Referring now to FIGS. 2-2c, the pivot bushing 130 has an elongate cylindrical body with the slot 150 extending diametrically therethrough, and having an elongated flat shape. The bushing 130 is advantageously formed from two identical, mating halves 200, which may be snapped together by aligned pin and socket portions, and then plastic welded together. In one embodiment, each half of the pivot bushing 130 has radial or lateral ribs 205 and a longitudinal axially extending rib 210 which serve as supports to stiffen the bushing 130, although the halves 200 may also be solid. Entry and exit edges 215 of the slot 150 are rounded to increase the bending radius of the flex cable 125 (FIGS. 1 and 1a), as shown in greater detail in FIGS. 4a-4c below. In one embodiment, the halves 200 of the pivot bushing may be molded of suitable plastic, although other suitable materials may be used.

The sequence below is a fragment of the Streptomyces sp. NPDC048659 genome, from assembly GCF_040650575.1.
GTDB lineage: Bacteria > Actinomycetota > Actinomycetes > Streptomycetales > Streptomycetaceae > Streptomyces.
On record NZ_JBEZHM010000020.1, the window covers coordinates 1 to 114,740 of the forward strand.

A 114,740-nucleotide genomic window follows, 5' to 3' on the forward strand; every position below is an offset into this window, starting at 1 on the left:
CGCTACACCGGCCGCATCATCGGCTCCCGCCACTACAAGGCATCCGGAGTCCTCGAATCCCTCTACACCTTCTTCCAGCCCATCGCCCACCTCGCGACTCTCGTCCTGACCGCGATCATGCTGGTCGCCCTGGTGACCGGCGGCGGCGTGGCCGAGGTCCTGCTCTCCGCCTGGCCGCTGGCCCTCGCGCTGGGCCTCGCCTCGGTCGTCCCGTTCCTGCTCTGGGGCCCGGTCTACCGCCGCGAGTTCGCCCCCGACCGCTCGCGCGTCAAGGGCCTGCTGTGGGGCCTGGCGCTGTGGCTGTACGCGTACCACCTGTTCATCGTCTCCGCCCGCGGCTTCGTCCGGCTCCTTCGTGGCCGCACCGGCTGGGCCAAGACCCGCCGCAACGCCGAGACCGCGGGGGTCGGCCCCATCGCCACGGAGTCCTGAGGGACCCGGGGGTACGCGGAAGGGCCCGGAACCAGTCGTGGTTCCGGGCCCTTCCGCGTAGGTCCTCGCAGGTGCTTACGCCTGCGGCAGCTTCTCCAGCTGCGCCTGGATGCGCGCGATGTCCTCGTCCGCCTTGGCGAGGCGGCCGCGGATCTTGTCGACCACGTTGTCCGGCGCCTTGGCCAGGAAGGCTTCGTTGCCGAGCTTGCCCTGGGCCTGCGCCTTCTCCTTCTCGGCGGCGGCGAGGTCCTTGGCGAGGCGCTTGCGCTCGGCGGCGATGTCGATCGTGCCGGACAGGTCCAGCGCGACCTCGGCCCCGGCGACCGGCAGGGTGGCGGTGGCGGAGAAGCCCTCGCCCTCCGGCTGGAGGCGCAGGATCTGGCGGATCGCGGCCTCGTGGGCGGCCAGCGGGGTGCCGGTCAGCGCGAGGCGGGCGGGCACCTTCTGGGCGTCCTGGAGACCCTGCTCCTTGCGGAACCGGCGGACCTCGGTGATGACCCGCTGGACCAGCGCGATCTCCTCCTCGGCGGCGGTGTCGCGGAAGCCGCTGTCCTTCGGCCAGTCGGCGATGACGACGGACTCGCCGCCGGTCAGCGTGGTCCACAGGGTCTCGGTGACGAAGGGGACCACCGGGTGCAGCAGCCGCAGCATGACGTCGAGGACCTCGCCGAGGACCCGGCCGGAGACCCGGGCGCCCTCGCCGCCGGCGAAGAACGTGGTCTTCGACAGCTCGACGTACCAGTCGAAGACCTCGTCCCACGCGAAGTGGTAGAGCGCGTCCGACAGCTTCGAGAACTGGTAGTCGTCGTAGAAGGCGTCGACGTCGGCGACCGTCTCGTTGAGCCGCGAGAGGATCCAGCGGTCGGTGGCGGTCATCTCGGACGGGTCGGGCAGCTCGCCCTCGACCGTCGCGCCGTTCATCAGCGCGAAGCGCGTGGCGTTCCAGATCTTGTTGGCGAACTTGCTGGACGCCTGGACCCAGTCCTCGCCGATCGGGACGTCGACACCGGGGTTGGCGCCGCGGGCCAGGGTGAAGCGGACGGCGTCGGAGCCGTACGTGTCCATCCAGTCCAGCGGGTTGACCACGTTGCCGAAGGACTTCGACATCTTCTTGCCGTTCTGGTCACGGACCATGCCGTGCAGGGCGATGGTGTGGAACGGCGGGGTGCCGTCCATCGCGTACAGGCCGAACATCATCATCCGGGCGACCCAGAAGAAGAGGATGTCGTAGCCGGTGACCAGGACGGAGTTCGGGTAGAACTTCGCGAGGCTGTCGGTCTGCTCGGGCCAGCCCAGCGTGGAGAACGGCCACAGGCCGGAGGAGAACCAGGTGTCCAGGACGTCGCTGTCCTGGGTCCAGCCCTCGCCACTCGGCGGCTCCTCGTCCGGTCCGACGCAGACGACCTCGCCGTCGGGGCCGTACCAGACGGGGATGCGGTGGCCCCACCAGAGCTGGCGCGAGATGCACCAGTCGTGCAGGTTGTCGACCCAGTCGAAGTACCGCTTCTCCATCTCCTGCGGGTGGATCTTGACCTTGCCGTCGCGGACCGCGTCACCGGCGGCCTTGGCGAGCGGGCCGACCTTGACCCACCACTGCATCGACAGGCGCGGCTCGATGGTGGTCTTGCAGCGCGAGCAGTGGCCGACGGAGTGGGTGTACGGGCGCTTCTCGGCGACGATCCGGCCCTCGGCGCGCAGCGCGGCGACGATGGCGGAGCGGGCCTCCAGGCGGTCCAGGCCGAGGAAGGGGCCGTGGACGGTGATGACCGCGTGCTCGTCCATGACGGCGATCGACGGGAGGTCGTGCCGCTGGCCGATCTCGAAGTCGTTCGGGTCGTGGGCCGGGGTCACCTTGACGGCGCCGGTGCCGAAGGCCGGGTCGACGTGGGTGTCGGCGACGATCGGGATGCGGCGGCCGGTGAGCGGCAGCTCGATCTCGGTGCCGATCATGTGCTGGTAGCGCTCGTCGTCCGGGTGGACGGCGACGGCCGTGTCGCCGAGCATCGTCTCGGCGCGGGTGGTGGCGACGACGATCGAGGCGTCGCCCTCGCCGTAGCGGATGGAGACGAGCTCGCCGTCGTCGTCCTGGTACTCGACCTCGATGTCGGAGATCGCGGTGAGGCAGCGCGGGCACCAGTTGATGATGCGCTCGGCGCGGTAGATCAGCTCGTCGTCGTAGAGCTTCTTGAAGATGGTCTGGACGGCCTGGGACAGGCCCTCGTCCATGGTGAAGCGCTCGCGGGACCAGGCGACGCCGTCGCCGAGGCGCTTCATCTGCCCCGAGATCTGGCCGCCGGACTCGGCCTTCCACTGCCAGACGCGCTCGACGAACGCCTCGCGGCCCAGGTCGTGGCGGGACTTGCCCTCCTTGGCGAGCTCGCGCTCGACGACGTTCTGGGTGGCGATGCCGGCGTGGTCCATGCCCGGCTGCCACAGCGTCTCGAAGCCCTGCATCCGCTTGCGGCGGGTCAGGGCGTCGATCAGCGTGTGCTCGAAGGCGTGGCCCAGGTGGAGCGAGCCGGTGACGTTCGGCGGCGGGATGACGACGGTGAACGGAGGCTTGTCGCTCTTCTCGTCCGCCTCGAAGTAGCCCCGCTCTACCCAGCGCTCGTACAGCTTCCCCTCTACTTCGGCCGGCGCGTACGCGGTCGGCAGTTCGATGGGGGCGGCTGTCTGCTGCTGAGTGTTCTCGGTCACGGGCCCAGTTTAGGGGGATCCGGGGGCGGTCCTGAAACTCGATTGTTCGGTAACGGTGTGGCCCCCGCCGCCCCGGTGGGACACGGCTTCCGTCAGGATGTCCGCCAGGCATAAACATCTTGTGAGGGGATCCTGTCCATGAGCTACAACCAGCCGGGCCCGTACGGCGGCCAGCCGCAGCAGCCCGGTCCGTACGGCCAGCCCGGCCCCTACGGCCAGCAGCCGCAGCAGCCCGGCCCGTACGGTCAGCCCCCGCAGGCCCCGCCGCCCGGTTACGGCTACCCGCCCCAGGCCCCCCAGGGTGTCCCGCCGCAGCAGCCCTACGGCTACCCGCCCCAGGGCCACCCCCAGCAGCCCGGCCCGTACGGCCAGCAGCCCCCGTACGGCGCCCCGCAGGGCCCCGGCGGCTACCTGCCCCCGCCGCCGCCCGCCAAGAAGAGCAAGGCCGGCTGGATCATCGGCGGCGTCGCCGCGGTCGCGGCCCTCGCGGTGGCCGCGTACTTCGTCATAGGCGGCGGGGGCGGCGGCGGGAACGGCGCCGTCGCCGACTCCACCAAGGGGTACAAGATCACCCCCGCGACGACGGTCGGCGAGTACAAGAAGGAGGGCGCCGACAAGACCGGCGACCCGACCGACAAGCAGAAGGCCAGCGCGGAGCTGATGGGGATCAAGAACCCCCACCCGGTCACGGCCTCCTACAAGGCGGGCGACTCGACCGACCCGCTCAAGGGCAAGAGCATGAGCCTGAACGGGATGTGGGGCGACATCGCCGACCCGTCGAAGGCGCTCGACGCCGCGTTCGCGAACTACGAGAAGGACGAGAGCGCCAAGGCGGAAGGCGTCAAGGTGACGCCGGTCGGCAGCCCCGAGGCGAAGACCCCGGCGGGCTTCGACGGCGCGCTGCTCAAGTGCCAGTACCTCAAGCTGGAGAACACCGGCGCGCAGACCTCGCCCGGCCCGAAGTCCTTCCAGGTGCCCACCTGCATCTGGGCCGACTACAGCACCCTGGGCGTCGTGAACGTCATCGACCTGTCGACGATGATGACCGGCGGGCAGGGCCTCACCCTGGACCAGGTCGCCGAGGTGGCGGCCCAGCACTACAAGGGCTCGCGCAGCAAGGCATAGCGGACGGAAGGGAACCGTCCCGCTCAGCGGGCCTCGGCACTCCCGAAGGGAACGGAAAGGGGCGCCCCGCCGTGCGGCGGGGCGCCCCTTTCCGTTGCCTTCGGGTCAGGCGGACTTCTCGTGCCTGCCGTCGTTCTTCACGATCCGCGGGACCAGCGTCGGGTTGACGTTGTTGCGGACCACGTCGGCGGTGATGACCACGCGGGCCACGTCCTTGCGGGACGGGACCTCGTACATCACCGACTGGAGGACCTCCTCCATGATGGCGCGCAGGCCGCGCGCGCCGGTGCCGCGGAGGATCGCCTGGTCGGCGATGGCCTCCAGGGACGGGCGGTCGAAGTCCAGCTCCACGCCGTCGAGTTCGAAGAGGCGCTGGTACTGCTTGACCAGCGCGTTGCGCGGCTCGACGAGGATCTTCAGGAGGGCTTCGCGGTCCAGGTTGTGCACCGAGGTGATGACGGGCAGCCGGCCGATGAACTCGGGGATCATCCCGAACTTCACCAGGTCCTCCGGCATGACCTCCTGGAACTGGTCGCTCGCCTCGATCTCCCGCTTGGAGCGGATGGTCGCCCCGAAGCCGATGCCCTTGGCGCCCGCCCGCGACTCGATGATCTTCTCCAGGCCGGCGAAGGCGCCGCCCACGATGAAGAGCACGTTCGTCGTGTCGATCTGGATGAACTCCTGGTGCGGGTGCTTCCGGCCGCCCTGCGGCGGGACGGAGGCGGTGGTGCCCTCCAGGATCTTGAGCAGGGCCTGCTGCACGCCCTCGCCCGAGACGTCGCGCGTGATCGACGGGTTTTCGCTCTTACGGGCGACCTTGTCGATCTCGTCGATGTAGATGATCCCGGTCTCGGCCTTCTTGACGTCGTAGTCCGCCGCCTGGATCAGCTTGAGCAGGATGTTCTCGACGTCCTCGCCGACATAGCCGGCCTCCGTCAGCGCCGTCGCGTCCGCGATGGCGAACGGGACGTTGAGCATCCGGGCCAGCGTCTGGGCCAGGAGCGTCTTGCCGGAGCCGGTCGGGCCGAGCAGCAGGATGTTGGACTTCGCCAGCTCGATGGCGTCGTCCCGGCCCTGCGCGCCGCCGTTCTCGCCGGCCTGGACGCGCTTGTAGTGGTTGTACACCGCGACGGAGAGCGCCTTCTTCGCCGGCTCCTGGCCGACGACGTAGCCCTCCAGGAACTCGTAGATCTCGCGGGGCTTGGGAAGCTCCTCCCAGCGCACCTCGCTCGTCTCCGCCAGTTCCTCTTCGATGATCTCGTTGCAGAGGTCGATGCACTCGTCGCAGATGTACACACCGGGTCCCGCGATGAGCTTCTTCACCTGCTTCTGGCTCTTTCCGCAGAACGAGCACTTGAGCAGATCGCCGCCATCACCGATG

With reference to FIGS. 3a-3c and 4a-4c, the operation of the pivot bushing 130 within the computer 100 (shown in phantom) is clearly shown. For convenience of reference, the angle between the cover 112 and the base 110 of the computer will be defined in the following description as 0° in the fully closed position, 90° in the vertical position, and 180° in the fully open position.